The problem is, I’ve never been able to find a film to watch with them. I don’t want them to watch movies where every superhero looks like a white foreigner and every criminal is a black person that looks just like them. It doesn’t take a genius to understand why that’s a bad idea. I know – because that’s the world I grew up in. I loved watching movies as a kid, but I grew up in a world where all my heroes were white. Superman was white, Batman was white, Spiderman was white, Mitchell Goosen was white, Charlie Conway was white, Terminator was white. It was also a time in movies where all black people were thugs, and Chinese people didn’t exist. So that’s the world that built itself around me: White people were good, black people were bad, Chinese people stayed quiet in the background. This isn’t a coincidence. We learn from our environments.
Every year I’ve been to Tanzania, I’ve felt eager to give these kids the joy of watching movies. But what movie could we watch? Where was the movie where the heroes had dark skin like them? Where was the movie where the stars had hairstyles like them and clothes like them? Which movie had an African-looking person that was saving the world, doing something good, being loved? Where was the movie where a black person was being great without the help of a white savior?
The only movie I could think of, from my entire childhood, was Space Jam.
So, I never introduced them to film. Over the last seven years, I’ve just refused to show them movies.
Last year during my visit to Tanzania, I suddenly thought of one. I was flicking through Youtube and was reminded of a movie – The Karate Kid. Not the original, the latest one, with Jaden Smith and Jackie Chan. I thought about it. The “star” was black. The “bad guy” was Chinese. The girl was Chinese. It wasn’t perfect, but it could work. I took my laptop up to the village the next day, and we watched it together.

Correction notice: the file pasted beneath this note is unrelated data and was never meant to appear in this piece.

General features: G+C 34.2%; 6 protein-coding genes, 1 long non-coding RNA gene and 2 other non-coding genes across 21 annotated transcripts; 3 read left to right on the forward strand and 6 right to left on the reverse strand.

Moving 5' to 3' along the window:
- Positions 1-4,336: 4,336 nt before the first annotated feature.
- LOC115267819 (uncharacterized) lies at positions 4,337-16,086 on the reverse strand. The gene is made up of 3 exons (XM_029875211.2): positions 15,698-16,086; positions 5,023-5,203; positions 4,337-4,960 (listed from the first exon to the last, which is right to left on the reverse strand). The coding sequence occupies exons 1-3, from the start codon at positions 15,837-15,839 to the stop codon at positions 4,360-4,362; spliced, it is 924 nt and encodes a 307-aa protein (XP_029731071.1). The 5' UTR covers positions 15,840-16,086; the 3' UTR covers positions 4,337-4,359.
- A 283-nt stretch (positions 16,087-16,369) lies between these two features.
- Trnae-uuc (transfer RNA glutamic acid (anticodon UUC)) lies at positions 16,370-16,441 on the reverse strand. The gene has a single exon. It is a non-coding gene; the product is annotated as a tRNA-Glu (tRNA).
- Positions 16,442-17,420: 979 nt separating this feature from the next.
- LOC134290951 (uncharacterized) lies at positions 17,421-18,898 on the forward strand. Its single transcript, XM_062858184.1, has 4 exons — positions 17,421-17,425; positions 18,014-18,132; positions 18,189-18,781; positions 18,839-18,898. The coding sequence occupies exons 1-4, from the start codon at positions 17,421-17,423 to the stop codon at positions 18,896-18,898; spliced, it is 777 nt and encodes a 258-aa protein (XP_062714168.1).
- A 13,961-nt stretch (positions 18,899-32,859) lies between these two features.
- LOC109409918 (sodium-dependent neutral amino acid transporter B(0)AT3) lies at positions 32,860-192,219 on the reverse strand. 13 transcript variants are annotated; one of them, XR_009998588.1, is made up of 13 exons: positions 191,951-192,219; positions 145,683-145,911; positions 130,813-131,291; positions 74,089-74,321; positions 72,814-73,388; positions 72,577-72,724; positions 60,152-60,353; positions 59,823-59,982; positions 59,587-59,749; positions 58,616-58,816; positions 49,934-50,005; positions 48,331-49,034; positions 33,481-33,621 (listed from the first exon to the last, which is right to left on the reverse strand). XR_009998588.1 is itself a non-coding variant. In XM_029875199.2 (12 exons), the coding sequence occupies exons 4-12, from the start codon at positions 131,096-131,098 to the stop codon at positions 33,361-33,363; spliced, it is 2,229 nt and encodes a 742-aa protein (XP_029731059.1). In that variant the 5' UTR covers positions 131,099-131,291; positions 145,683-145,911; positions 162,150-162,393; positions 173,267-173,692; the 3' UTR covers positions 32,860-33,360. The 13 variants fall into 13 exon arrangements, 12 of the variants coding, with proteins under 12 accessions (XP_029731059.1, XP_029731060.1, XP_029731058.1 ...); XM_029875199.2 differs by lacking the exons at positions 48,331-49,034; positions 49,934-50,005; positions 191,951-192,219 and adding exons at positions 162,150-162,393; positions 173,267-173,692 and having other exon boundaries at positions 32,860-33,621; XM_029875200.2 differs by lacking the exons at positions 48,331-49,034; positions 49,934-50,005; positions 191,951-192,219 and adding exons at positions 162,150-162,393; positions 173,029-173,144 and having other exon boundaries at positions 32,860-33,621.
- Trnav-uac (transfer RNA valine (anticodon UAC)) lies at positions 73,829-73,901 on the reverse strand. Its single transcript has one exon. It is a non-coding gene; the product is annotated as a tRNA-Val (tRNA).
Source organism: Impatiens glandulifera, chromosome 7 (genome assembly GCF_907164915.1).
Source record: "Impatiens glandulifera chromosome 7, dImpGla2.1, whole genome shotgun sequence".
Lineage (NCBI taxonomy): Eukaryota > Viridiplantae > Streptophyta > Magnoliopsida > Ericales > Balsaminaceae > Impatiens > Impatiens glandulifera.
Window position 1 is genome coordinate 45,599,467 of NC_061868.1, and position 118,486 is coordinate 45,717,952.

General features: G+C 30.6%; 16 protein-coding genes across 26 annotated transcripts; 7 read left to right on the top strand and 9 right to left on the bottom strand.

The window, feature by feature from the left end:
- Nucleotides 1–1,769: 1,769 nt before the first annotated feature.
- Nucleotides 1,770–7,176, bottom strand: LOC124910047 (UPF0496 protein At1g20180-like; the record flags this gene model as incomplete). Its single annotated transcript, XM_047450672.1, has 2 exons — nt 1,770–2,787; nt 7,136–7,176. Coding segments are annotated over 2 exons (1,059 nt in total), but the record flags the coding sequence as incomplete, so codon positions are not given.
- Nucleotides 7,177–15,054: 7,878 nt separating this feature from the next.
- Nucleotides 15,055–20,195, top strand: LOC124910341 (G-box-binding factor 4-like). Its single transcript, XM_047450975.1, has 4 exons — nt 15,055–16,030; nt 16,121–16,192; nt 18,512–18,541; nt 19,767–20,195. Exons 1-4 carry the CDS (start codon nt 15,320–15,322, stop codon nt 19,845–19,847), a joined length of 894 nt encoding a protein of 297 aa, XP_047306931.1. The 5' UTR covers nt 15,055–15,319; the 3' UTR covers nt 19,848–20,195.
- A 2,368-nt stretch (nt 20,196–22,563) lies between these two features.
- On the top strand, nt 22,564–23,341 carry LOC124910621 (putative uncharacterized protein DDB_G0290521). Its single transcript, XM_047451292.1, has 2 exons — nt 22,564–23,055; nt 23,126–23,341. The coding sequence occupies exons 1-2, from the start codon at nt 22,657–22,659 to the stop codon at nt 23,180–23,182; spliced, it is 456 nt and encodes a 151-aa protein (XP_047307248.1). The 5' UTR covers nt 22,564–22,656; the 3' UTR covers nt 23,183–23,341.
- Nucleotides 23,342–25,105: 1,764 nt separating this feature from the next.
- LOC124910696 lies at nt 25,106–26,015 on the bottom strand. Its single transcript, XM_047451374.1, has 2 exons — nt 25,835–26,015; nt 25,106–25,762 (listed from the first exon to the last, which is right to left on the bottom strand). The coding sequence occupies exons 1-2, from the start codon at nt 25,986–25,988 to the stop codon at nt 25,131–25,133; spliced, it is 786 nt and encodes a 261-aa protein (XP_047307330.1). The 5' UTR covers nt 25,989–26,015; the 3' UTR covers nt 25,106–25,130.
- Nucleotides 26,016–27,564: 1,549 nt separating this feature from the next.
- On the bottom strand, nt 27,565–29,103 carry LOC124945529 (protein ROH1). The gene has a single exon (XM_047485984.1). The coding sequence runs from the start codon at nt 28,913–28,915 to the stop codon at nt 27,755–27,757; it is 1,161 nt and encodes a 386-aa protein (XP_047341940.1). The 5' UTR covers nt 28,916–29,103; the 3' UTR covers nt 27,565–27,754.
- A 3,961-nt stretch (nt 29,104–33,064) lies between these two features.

There is a scene in this movie, where Jaden meets the girl for the first time. His hair is braided, and she asks, “Can I touch your hair?” before feeling it and then giggling.
I saw Sis smiling during this scene, and if you’re black, or spent time in Africa, you’ll know why. Hair is a big deal over here. African hair is thick and rough, so it’s often braided for hygienic and cosmetic reasons. You will find most young girls actually grow up with shaved heads because of this. Moreover, African women are often taught their hair isn’t attractive. I know several women who work for international companies and they are required to wear “European style hair” wigs every day. Just imagine – if white people were told to cover their natural hair and wear afro wigs to work, because it looked more professional. It would be preposterous, the white world would halt to a stop. But that is what black women go through every day. The scene in the movie was subtle, but important. Yes, this is a movie about people just like you.
Unsurprisingly, they all loved that movie. They talk about it all the time. It was because they related to it. Because the main character looked like them.
There is another scene in this movie, where Jaden’s character visits a Chinese temple and learns how to do the “Art of the Snake”, a particular style of kung fu. Sis spent hours the next day watching “Art of the Snake” videos on Youtube on my phone. When I told her there were other styles, like “Art of the Tiger” and “Art of the Monkey”, it opened the Pandora’s box of kung fu videos until she used up my entire data package. Later when I asked her what sports she wanted to play this year, she said “I want to learn kung fu, the art of the snake.” When I asked her what instrument she wanted to learn she said, “Art of the Snake!”
This is the power things like film, books and music can have on children. It’s how they learn about the outside world, and that determines how they see themselves. Just a single film or book can make them believe they’re a superhero or a criminal. Our media shapes the ideas and beliefs and dreams of entire generations.